What had really happened were more ore reserves. Dad and his gang kept working away on drilling, and the results were phenomenal. By August 1956 they had internally reported 180 million tonnes at 1.7% as proven, and another 150 million as probable. This can be contrasted to the whole production from Potrerillos being around 181 million tonnes for a copper recovery of 1,576,700 tonnes. This is 0.88% Cu, contrasted with an average copper content of 1.19%, or a total metallurgical recovery of only 74% of the copper from ore mined. Most of this poor record came from the early oxide and mixed oxide ores, but it shows what can happen to a resource.

Kep (Mr. Norbert Francis Koepel) was dispatched to New York in August 1956 along with Bill Swayne, my Dad’s boss. I remember the day well, as it was the last time I saw my Mother. I was on the flight with them as I returned “home” to go to High School. Kep took his wife with him, and the two of them rated the first class Pullman beds on the Panagra DC-7. The new ore reserves were presented to the board, and this changed the whole project in the most drastic manner. All of the remedial measures and plans were put on hold, and major construction companies like Parson-Jurden contacted.

Drawing from Article in E&MJ, December 1956

Mr. Koepel and Bill Swayne made a dramatic return to Potrerillos two weeks later, with the new and final plan of action in hand. The whole senior staff of the ACMC turned out at the airport to welcome them and their future back. This was the true future of Potrerillos arriving back in style, and it deserved a proper welcome. It was a mandatory dress up affair as the photos taken by my Father show.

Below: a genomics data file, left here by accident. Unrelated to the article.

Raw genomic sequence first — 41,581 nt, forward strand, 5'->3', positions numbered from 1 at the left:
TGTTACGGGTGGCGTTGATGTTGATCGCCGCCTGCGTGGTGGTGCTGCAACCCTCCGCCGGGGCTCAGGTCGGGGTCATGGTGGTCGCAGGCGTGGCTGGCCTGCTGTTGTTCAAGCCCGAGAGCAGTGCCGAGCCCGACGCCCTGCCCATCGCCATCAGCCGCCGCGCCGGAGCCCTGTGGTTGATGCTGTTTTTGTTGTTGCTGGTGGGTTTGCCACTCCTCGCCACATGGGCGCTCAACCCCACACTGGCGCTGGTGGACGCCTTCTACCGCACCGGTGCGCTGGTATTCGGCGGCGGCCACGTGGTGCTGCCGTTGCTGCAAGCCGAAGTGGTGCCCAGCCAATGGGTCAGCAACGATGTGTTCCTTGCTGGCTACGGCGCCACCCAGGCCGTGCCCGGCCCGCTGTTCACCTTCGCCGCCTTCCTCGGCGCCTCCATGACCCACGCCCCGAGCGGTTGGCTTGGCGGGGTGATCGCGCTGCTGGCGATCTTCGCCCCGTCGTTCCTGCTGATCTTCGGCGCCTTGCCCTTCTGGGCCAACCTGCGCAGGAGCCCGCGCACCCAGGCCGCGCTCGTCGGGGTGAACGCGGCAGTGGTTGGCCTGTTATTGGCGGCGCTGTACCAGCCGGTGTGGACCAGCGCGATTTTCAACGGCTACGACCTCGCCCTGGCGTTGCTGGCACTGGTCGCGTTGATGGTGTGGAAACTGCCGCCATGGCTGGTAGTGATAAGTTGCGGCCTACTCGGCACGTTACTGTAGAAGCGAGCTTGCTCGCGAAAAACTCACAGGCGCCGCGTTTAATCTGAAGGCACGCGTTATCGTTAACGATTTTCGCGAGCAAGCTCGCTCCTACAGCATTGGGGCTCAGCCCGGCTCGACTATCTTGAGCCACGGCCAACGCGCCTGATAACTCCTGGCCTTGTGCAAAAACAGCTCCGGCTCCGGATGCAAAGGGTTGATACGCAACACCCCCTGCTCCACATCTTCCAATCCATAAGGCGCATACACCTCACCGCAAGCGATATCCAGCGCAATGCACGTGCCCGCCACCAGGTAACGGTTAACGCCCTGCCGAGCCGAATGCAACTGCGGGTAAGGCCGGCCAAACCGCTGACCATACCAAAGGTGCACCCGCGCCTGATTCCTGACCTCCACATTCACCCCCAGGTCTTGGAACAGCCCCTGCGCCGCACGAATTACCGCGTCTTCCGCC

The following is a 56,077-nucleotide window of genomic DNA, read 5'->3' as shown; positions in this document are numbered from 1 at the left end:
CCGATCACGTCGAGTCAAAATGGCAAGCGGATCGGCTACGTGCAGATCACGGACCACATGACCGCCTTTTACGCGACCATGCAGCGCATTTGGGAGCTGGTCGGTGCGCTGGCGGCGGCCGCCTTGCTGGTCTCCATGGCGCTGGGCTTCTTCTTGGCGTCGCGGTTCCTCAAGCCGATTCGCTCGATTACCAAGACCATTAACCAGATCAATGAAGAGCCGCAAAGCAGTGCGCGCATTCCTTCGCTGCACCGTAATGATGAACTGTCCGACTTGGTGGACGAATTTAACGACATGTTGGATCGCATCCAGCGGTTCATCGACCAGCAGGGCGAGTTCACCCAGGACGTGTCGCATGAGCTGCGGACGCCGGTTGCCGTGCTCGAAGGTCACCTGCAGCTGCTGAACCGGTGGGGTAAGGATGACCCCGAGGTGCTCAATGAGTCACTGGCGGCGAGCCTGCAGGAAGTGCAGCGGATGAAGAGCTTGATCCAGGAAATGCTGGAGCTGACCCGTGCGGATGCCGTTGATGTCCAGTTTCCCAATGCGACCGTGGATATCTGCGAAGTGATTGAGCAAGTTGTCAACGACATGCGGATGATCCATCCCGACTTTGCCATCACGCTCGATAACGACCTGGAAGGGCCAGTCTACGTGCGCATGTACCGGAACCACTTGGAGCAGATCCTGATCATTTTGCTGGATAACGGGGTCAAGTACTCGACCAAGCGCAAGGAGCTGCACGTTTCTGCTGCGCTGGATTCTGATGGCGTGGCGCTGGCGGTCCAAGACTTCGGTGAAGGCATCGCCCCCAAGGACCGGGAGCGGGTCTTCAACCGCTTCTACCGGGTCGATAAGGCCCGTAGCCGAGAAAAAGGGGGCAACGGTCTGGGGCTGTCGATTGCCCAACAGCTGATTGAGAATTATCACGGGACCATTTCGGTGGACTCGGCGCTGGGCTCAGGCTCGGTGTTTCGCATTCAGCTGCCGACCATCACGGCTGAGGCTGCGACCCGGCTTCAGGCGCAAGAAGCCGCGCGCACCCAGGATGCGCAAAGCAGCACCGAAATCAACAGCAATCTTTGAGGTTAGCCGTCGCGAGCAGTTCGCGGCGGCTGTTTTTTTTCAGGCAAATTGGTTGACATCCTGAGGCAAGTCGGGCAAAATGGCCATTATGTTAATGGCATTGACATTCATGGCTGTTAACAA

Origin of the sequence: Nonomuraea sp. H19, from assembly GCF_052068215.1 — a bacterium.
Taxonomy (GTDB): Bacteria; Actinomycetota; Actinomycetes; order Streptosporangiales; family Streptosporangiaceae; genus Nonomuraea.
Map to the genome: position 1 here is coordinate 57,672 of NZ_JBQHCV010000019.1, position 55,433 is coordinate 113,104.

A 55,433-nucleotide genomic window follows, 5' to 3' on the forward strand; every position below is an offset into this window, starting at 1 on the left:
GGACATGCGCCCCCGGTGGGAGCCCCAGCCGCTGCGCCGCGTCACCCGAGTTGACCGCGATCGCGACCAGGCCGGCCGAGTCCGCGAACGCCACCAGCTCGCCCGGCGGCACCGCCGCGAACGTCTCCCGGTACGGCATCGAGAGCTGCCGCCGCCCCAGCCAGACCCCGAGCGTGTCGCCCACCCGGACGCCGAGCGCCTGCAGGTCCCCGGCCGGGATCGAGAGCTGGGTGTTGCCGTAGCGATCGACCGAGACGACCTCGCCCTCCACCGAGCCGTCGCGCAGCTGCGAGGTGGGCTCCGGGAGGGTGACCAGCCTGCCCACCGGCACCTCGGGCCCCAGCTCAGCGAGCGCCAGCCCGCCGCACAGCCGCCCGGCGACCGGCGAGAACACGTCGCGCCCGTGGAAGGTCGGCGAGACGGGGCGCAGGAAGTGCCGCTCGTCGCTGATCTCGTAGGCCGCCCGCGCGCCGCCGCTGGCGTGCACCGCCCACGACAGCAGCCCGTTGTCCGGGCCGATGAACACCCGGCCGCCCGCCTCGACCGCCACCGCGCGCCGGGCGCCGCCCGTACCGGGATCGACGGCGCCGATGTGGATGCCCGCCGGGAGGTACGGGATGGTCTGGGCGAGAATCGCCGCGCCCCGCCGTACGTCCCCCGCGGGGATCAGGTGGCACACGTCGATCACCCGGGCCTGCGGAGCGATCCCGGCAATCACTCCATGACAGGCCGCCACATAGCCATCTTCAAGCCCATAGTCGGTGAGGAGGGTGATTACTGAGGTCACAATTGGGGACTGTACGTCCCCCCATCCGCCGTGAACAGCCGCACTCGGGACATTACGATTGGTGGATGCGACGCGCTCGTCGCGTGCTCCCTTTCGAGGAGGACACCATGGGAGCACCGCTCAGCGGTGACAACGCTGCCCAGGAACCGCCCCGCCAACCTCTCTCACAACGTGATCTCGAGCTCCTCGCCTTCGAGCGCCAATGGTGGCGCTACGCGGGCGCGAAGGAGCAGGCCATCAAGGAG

Bill Swayne leads the party off the plane, September 1956. Bill Bennett facing plane.

Norbert Koepel with Marion Koepel on stairs.

By December of 1956 public announcements were made expanding reserves to 200 million tonnes Cu proven at 1.6%. It was about this time that the name Indio Muerto disappeared and the name El Salvador started to be used. The Savior was a good name, with strong religious overtones, and having the ring of absolute honesty from the Board in it. It was the savior of Potrerillos and The Andes Copper Mining Company.

Marion Koepel looking a bit amused. As can be seen, it was a dress up affair at 2 in the afternoon.

From this point forward, the development can be split into two parts. First, there was the development of the new mine. The Andes Staff handled this in house. A number of people were seconded from Butte and elsewhere to help with the preliminary design work, but by and large, Harold Robbins was allowed to get with it under his own terms. Harold Robbins became the Man of Action who physically made the mine happen!

The construction of everything else was handed over to Parsons-Jurden. Wilbur Jurden had been responsible for the design of the copper plants at Potrerillos, Morenci, the Chuquicamata Sulphide Project and Yerrington. He was a natural choice to design and construct the new concentrator. The specifications were changed to 24,000 tonnes per day and a moly plant was added. The design and construction of a new town, associate road works, sewerage works (that I worked on the construction of in the summer of 1958), concentrate pipe to Llanta, dewater facilities, tailings dams, etc was all left to Parsons.

By April 1957, internal reports had the ore reserves up to 375,000,000 tonnes of 1.5% Cu, something like twice the old Potrerillos mine with a much better grade. Some child!

The first big project that the mine had to get out of the way was the Inca Adit. This was driven at the 2400 meter elevation on the southwest side of Indio Muerto immediately in front of where the crushers were to be installed.